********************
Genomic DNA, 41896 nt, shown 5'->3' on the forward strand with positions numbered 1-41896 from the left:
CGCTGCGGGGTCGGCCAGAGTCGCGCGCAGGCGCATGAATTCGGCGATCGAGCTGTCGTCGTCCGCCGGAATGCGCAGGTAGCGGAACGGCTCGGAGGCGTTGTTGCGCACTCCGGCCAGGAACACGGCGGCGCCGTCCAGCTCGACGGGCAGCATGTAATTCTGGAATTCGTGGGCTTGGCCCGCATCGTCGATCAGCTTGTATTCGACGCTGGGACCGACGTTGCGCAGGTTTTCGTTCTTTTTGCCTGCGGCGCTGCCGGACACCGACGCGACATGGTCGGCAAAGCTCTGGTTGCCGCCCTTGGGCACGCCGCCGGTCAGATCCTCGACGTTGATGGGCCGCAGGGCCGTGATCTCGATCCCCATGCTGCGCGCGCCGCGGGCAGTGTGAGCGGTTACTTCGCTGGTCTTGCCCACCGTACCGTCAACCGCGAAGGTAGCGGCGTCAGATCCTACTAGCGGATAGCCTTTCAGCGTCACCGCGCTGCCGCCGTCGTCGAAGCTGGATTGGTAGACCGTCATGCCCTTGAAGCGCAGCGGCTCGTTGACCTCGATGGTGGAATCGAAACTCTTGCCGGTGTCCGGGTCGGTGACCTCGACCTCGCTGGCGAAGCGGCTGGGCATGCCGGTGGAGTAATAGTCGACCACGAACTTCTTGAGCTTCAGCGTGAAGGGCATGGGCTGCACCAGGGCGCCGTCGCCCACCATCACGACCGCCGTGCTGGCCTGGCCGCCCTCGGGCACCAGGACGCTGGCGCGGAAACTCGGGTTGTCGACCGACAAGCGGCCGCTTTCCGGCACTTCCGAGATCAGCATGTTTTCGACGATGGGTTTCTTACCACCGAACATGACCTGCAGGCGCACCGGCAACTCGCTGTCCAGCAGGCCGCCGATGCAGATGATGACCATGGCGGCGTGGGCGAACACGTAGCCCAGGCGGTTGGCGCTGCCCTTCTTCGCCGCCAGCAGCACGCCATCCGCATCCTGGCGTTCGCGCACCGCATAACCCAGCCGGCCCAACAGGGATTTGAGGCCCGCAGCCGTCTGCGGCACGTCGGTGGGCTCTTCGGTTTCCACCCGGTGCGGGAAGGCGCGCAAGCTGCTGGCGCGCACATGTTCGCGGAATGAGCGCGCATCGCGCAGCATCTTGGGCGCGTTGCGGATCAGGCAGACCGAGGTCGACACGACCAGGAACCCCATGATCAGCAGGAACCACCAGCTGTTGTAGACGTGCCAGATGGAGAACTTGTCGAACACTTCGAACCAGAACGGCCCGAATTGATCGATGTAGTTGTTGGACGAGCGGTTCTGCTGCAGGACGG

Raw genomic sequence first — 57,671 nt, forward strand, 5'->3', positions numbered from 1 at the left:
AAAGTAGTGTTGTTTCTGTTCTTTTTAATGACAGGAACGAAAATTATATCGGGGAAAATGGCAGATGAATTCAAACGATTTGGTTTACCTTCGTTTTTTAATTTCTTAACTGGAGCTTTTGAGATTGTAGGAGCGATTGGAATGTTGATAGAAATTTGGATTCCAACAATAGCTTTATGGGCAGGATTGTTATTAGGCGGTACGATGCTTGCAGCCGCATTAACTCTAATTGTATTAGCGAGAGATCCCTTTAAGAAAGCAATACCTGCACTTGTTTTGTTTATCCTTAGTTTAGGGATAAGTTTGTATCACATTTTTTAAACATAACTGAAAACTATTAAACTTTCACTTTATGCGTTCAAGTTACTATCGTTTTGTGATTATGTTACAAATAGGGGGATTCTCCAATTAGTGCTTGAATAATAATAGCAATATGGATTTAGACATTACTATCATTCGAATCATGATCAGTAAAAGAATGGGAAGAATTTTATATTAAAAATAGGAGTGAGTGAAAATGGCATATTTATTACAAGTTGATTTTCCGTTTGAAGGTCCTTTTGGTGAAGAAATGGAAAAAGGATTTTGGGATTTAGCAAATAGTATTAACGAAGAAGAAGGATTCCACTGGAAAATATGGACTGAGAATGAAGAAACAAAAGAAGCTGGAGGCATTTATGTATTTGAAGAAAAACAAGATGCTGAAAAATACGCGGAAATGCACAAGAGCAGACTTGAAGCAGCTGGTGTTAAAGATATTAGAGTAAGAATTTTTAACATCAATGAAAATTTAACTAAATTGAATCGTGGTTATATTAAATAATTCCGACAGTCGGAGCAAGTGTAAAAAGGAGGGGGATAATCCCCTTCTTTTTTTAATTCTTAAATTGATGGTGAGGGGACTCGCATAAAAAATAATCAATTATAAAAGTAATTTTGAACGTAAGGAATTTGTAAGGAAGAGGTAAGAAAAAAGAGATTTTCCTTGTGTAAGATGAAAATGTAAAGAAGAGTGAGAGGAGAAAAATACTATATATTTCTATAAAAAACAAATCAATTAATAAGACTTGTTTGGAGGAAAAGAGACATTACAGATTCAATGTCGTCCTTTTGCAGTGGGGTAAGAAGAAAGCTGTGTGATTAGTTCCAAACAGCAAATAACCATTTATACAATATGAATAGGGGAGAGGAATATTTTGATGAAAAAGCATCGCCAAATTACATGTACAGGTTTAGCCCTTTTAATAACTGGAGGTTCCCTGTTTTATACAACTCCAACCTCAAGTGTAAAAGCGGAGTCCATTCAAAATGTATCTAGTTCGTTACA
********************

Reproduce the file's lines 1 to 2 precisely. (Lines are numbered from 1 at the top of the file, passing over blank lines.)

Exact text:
Genomic DNA, 41896 nt, shown 5'->3' on the forward strand with positions numbered 1-41896 from the left:
CGCTGCGGGGTCGGCCAGAGTCGCGCGCAGGCGCATGAATTCGGCGATCGAGCTGTCGTCGTCCGCCGGAATGCGCAGGTAGCGGAACGGCTCGGAGGCGTTGTTGCGCACTCCGGCCAGGAACACGGCGGCGCCGTCCAGCTCGACGGGCAGCATGTAATTCTGGAATTCGTGGGCTTGGCCCGCATCGTCGATCAGCTTGTATTCGACGCTGGGACCGACGTTGCGCAGGTTTTCGTTCTTTTTGCCTGCGGCGCTGCCGGACACCGACGCGACATGGTCGGCAAAGCTCTGGTTGCCGCCCTTGGGCACGCCGCCGGTCAGATCCTCGACGTTGATGGGCCGCAGGGCCGTGATCTCGATCCCCATGCTGCGCGCGCCGCGGGCAGTGTGAGCGGTTACTTCGCTGGTCTTGCCCACCGTACCGTCAACCGCGAAGGTAGCGGCGTCAGATCCTACTAGCGGATAGCCTTTCAGCGTCACCGCGCTGCCGCCGTCGTCGAAGCTGGATTGGTAGACCGTCATGCCCTTGAAGCGCAGCGGCTCGTTGACCTCGATGGTGGAATCGAAACTCTTGCCGGTGTCCGGGTCGGTGACCTCGACCTCGCTGGCGAAGCGGCTGGGCATGCCGGTGGAGTAATAGTCGACCACGAACTTCTTGAGCTTCAGCGTGAAGGGCATGGGCTGCACCAGGGCGCCGTCGCCCACCATCACGACCGCCGTGCTGGCCTGGCCGCCCTCGGGCACCAGGACGCTGGCGCGGAAACTCGGGTTGTCGACCGACAAGCGGCCGCTTTCCGGCACTTCCGAGATCAGCATGTTTTCGACGATGGGTTTCTTACCACCGAACATGACCTGCAGGCGCACCGGCAACTCGCTGTCCAGCAGGCCGCCGATGCAGATGATGACCATGGCGGCGTGGGCGAACACGTAGCCCAGGCGGTTGGCGCTGCCCTTCTTCGCCGCCAGCAGCACGCCATCCGCATCCTGGCGTTCGCGCACCGCATAACCCAGCCGGCCCAACAGGGATTTGAGGCCCGCAGCCGTCTGCGGCACGTCGGTGGGCTCTTCGGTTTCCACCCGGTGCGGGAAGGCGCGCAAGCTGCTGGCGCGCACATGTTCGCGGAATGAGCGCGCATCGCGCAGCATCTTGGGCGCGTTGCGGATCAGGCAGACCGAGGTCGACACGACCAGGAACCCCATGATCAGCAGGAACCACCAGCTGTTGTAGACGTGCCAGATGGAGAACTTGTCGAACACTTCGAACCAGAACGGCCCGAATTGATCGATGTAGTTGTTGGACGAGCGGTTCTGCTGCAGGACGG